More and more parents are opening their children's first savings accounts before their offspring can walk.
Over a quarter of children (26%) are having savings accounts opened for them before the age of two.
Many parents will hope that the savings will be used to help pay for university fees or the cost of learning to drive when their children grow up.
Until recently, the Government put £250 towards savings for all newly born children, although this was stopped as part of the Government's cost cutting measures.
Junior ISAs will be introduced in November this year, but the onus to begin saving for children will remain with parents.
Children will not be able to manage their account until they are 16 or withdraw funds before they are 18 – a big plus point for many.
Over half (51%) of UK mums and dads said it was important they had overall control of their children's savings pot.
Nearly three quarters of parents (72%) said their child has no access to their savings account, with a trusting tenth (10%) of parents allowing their child full access to their savings account.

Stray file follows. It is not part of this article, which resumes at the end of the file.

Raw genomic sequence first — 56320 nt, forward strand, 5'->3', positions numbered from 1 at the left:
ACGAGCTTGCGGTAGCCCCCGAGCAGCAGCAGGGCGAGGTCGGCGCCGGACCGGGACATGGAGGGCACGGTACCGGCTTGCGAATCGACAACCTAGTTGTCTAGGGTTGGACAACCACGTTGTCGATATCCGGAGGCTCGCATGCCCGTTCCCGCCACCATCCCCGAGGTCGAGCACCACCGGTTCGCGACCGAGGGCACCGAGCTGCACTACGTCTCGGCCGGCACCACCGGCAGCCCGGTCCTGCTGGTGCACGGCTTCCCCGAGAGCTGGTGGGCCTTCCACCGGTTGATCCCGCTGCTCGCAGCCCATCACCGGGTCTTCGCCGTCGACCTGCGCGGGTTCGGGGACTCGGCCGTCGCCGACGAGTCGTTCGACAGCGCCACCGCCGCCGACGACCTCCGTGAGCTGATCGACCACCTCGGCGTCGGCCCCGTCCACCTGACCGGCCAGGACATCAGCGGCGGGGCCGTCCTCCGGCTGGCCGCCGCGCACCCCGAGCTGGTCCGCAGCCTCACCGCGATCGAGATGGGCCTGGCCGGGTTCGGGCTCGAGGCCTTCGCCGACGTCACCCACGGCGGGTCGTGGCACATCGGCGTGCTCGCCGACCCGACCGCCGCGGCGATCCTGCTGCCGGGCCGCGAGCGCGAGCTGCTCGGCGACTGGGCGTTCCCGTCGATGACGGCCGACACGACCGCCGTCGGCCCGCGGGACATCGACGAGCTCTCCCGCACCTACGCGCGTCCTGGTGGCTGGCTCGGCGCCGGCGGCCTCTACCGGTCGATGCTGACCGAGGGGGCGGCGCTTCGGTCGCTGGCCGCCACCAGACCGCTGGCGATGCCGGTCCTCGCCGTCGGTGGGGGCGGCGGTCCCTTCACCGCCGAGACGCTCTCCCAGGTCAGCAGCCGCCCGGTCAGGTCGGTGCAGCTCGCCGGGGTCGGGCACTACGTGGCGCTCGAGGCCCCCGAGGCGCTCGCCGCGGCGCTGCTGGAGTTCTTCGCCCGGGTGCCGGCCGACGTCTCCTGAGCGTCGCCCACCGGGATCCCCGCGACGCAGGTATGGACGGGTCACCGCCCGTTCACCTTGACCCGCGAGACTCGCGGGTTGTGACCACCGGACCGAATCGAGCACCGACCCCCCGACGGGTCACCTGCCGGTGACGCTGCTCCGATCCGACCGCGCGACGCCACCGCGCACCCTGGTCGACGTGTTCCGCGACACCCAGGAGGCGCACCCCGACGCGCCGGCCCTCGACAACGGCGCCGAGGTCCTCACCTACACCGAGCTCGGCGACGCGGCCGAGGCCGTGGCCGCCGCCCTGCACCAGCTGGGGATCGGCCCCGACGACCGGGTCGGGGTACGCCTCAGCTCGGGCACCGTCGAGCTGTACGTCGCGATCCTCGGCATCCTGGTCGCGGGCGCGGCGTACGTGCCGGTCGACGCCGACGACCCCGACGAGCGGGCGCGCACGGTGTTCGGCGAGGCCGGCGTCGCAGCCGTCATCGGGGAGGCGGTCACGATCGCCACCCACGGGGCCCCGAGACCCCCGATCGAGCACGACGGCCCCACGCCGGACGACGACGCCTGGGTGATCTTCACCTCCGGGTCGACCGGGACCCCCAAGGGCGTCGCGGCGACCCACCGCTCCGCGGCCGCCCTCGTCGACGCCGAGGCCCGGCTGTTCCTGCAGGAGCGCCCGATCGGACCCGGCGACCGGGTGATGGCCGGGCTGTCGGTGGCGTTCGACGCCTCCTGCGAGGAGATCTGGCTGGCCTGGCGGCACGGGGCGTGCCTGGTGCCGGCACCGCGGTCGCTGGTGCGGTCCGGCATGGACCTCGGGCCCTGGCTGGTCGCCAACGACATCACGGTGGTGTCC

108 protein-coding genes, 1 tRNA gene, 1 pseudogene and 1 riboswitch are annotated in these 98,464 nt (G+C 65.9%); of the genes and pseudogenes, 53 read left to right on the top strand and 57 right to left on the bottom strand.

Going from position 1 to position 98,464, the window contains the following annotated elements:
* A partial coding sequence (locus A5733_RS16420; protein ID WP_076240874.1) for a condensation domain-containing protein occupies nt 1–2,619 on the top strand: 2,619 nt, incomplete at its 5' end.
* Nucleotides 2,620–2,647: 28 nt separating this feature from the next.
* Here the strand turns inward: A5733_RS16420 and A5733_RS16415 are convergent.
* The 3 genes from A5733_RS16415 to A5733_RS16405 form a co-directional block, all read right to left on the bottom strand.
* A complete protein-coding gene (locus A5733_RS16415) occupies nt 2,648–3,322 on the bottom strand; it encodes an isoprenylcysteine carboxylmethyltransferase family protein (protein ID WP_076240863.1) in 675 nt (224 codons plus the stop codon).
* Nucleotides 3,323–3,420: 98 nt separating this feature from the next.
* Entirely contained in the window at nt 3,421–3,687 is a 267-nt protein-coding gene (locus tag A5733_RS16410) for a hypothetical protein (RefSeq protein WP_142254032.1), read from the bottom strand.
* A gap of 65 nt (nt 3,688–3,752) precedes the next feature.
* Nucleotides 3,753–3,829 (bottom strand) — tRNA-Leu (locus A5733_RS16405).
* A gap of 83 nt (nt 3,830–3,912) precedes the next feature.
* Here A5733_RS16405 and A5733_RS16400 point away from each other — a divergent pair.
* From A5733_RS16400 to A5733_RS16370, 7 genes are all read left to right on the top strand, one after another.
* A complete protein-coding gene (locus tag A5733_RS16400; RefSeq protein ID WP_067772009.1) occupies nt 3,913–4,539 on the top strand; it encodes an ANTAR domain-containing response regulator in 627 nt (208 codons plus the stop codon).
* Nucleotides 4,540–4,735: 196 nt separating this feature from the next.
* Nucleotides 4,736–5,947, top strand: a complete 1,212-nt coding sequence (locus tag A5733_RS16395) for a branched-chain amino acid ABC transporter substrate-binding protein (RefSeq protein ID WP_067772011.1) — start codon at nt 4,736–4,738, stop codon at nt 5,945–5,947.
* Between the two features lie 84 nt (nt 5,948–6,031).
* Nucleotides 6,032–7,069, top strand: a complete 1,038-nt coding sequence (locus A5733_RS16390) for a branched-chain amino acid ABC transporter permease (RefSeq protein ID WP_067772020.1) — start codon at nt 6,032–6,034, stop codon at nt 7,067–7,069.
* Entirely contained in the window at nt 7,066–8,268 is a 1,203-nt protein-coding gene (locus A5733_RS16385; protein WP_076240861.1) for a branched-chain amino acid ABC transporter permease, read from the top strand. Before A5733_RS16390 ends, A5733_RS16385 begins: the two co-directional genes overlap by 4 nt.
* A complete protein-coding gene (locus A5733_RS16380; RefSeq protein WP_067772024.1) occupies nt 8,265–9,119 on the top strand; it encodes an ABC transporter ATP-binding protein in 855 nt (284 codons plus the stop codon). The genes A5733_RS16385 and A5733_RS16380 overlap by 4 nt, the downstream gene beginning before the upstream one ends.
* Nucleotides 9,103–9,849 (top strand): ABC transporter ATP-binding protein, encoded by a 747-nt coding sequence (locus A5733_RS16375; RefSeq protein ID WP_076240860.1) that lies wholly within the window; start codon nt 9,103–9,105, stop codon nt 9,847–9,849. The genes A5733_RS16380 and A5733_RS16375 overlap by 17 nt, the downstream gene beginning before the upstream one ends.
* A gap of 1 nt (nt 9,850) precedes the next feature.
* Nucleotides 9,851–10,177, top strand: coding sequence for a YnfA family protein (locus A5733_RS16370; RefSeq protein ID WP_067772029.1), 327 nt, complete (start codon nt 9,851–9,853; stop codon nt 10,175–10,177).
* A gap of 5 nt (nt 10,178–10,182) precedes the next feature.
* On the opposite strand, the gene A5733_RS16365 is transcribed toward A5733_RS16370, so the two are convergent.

A compromising sixth (16%) of parents said their child saves into his or her account but is not allowed to withdraw money.
Parents should ensure they've done their research before they plump for a savings account for their children, however, as recent research found that some accounts for kids pay as little as 0.05%.
But there are accounts such as the Little Rock from Northern Rock which pay rates of 3.00%.
If you're keen to build up a nest egg for your young ones then begin your search at the Moneyfacts.co.uk Best Buy tables.
Find the best savings rates for you - Compare savings accounts
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